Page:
The company commander agreed to transfer Smith, and for the next seven weeks, he trained to be a vehicle and wheel mechanic.

Smith realizes now that what seemed like an unfortunate cooking assignment worked out in his favor. “I think that pork-and-bean cook job is what really saved my life,” he said.

After Smith completed his mechanic training, he was sent to Seoul, South Korea. The city “was in rumbles” by the time he arrived and, for the first time, he saw real warfare. He remembers women washing clothes with rocks and children begging in the street. “War is really hard on little kids,” he said.

Smith spent 10 months stationed in Seoul, working on medical cars and combat vehicles. “They were good vehicles,” he said. But the strain of war broke them down regularly and kept him busy.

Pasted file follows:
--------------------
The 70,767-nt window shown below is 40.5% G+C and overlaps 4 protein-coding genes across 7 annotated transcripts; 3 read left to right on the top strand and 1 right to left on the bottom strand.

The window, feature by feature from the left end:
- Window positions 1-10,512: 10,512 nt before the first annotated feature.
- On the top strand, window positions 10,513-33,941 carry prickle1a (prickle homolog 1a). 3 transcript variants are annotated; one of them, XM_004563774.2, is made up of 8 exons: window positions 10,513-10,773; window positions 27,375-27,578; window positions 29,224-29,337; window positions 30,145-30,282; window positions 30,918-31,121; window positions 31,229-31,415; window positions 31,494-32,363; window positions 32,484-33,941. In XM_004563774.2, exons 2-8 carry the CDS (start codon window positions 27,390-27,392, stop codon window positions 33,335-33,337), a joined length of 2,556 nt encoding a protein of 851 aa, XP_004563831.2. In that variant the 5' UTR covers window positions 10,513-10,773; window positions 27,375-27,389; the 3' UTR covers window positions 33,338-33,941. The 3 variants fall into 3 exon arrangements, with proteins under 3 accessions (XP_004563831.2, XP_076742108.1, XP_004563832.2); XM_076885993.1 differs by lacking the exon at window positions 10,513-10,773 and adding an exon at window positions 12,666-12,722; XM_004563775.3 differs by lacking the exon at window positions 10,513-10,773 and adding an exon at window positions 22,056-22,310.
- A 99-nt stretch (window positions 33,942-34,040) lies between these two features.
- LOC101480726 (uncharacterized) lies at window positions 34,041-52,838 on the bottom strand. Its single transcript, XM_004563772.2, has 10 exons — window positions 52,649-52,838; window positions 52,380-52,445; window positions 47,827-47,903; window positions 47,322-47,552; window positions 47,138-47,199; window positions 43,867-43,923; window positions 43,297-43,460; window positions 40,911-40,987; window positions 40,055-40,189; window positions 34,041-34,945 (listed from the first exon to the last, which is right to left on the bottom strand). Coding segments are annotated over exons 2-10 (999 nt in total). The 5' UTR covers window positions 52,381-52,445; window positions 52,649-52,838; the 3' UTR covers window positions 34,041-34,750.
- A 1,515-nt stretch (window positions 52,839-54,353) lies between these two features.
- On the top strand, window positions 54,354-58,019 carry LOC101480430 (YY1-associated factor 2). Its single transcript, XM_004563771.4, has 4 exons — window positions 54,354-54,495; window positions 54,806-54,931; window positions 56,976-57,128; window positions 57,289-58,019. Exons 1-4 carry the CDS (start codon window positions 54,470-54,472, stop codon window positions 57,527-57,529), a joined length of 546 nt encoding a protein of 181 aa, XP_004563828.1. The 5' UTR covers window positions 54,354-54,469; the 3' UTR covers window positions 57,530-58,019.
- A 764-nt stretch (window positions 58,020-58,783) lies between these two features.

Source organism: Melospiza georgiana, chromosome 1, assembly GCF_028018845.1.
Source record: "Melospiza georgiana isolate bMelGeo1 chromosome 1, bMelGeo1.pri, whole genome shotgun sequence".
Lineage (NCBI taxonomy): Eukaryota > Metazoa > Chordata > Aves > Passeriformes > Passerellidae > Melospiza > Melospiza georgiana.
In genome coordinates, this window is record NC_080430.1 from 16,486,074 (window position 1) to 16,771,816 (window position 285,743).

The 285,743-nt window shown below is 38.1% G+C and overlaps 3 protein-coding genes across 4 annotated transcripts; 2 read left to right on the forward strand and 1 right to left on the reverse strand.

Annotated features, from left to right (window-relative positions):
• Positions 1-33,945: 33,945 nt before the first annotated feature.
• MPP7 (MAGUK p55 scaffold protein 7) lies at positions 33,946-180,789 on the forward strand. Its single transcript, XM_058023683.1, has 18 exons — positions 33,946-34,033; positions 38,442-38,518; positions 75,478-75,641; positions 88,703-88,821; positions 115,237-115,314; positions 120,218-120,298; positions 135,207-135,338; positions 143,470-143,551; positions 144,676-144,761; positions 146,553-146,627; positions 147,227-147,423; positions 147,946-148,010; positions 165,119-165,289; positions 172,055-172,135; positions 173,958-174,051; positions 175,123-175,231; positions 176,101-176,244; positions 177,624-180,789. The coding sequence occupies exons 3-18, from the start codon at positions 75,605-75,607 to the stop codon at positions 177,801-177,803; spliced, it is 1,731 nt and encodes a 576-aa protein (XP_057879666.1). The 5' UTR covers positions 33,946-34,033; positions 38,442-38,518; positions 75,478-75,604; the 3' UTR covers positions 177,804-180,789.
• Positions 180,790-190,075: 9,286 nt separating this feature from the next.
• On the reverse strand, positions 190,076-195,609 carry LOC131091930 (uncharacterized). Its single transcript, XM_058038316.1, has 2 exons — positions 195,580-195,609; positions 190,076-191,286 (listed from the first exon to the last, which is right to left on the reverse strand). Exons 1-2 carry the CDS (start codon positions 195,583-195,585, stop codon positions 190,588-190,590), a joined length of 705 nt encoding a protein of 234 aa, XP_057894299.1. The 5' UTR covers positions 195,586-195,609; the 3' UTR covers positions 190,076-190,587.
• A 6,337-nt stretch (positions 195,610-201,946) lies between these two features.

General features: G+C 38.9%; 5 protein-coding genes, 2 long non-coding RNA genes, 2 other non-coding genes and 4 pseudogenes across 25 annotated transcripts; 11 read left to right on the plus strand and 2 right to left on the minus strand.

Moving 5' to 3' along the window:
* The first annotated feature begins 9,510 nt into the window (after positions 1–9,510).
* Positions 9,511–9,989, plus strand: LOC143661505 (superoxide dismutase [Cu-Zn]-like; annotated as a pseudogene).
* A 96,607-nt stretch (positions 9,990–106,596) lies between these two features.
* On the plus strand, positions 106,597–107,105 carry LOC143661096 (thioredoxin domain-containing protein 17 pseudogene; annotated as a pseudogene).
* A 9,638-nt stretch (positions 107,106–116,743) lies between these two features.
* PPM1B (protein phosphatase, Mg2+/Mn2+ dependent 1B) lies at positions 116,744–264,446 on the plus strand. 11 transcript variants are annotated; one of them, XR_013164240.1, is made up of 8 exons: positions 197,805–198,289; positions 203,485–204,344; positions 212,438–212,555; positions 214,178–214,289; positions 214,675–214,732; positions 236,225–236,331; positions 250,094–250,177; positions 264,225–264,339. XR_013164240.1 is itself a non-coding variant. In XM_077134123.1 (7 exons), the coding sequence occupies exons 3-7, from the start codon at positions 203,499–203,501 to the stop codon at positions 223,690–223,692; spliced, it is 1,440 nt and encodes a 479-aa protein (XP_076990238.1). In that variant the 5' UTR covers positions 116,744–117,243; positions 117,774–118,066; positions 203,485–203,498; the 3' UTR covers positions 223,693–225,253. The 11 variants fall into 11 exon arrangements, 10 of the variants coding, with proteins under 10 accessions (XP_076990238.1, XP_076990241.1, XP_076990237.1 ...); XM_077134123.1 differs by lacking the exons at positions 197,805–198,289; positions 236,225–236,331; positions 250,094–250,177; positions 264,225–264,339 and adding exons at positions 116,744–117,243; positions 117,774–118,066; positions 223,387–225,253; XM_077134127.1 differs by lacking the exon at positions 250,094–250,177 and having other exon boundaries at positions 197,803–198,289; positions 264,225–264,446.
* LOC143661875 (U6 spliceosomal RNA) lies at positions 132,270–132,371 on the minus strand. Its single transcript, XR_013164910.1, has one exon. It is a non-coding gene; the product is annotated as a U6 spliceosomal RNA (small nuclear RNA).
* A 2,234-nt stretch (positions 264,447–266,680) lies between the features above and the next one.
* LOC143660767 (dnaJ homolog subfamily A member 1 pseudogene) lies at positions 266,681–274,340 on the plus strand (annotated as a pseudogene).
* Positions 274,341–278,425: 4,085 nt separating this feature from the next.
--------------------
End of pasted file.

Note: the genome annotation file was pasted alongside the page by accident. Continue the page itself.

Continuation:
Weather was also extreme. Cold temperatures would freeze the vehicles at night. “We’d have to go out there and torch them before they could move,” he said.

Storms were not uncommon. “I can remember sitting in a tent playing cards, and the next thing I know, I am picking myself up off the ground,” he said. “I was thinking we were under attack,” but instead, Smith and his companions had narrowly missed a lightning strike. “We were pretty lucky there,” he said.

Smith spent 10 months in Seoul before shipping back to Camp Cook, Calif. He was awarded the Army Commendation Ribbon for his work overseas. But soon after he arrived at Camp Cook, the camp was shut down.